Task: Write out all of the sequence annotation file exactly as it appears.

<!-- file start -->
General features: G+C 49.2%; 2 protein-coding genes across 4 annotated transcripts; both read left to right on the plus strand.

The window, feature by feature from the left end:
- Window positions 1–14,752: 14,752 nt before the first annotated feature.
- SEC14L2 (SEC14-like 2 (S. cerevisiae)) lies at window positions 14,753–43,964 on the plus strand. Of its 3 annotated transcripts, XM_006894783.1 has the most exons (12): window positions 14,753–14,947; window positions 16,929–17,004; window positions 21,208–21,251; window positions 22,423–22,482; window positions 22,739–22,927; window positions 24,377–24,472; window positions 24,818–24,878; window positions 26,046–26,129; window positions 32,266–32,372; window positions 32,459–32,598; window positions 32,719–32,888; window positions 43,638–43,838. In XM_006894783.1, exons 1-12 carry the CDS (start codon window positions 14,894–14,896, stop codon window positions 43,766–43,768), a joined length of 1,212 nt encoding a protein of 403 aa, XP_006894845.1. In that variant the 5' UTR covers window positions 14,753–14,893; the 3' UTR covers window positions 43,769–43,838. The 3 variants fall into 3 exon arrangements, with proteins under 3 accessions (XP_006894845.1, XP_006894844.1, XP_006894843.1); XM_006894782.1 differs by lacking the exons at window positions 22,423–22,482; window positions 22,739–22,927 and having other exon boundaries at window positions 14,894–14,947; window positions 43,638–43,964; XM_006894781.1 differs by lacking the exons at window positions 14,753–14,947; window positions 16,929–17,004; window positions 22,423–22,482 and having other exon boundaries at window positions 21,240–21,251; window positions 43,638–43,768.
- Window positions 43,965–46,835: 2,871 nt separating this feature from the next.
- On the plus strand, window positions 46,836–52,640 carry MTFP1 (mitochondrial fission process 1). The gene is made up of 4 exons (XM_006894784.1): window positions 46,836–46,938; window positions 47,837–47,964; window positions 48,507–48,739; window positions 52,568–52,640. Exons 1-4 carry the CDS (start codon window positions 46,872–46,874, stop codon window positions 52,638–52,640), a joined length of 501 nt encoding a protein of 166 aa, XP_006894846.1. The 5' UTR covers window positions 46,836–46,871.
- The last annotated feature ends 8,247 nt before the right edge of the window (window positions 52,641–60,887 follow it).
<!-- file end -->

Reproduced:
General features: G+C 49.2%; 2 protein-coding genes across 4 annotated transcripts; both read left to right on the plus strand.

The window, feature by feature from the left end:
- Window positions 1–14,752: 14,752 nt before the first annotated feature.
- SEC14L2 (SEC14-like 2 (S. cerevisiae)) lies at window positions 14,753–43,964 on the plus strand. Of its 3 annotated transcripts, XM_006894783.1 has the most exons (12): window positions 14,753–14,947; window positions 16,929–17,004; window positions 21,208–21,251; window positions 22,423–22,482; window positions 22,739–22,927; window positions 24,377–24,472; window positions 24,818–24,878; window positions 26,046–26,129; window positions 32,266–32,372; window positions 32,459–32,598; window positions 32,719–32,888; window positions 43,638–43,838. In XM_006894783.1, exons 1-12 carry the CDS (start codon window positions 14,894–14,896, stop codon window positions 43,766–43,768), a joined length of 1,212 nt encoding a protein of 403 aa, XP_006894845.1. In that variant the 5' UTR covers window positions 14,753–14,893; the 3' UTR covers window positions 43,769–43,838. The 3 variants fall into 3 exon arrangements, with proteins under 3 accessions (XP_006894845.1, XP_006894844.1, XP_006894843.1); XM_006894782.1 differs by lacking the exons at window positions 22,423–22,482; window positions 22,739–22,927 and having other exon boundaries at window positions 14,894–14,947; window positions 43,638–43,964; XM_006894781.1 differs by lacking the exons at window positions 14,753–14,947; window positions 16,929–17,004; window positions 22,423–22,482 and having other exon boundaries at window positions 21,240–21,251; window positions 43,638–43,768.
- Window positions 43,965–46,835: 2,871 nt separating this feature from the next.
- On the plus strand, window positions 46,836–52,640 carry MTFP1 (mitochondrial fission process 1). The gene is made up of 4 exons (XM_006894784.1): window positions 46,836–46,938; window positions 47,837–47,964; window positions 48,507–48,739; window positions 52,568–52,640. Exons 1-4 carry the CDS (start codon window positions 46,872–46,874, stop codon window positions 52,638–52,640), a joined length of 501 nt encoding a protein of 166 aa, XP_006894846.1. The 5' UTR covers window positions 46,836–46,871.
- The last annotated feature ends 8,247 nt before the right edge of the window (window positions 52,641–60,887 follow it).